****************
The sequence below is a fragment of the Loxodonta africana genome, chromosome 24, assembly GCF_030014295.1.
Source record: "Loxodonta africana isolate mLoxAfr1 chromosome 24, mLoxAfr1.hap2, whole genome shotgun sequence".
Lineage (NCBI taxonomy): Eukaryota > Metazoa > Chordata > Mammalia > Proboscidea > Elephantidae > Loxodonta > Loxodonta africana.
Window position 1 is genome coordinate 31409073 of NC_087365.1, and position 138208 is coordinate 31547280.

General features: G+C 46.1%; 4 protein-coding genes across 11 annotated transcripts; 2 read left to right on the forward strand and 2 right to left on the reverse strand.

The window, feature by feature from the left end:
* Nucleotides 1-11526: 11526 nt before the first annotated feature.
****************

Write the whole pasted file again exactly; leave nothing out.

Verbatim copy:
The sequence below is a fragment of the Loxodonta africana genome, chromosome 24, assembly GCF_030014295.1.
Source record: "Loxodonta africana isolate mLoxAfr1 chromosome 24, mLoxAfr1.hap2, whole genome shotgun sequence".
Lineage (NCBI taxonomy): Eukaryota > Metazoa > Chordata > Mammalia > Proboscidea > Elephantidae > Loxodonta > Loxodonta africana.
Window position 1 is genome coordinate 31409073 of NC_087365.1, and position 138208 is coordinate 31547280.

General features: G+C 46.1%; 4 protein-coding genes across 11 annotated transcripts; 2 read left to right on the forward strand and 2 right to left on the reverse strand.

The window, feature by feature from the left end:
* Nucleotides 1-11526: 11526 nt before the first annotated feature.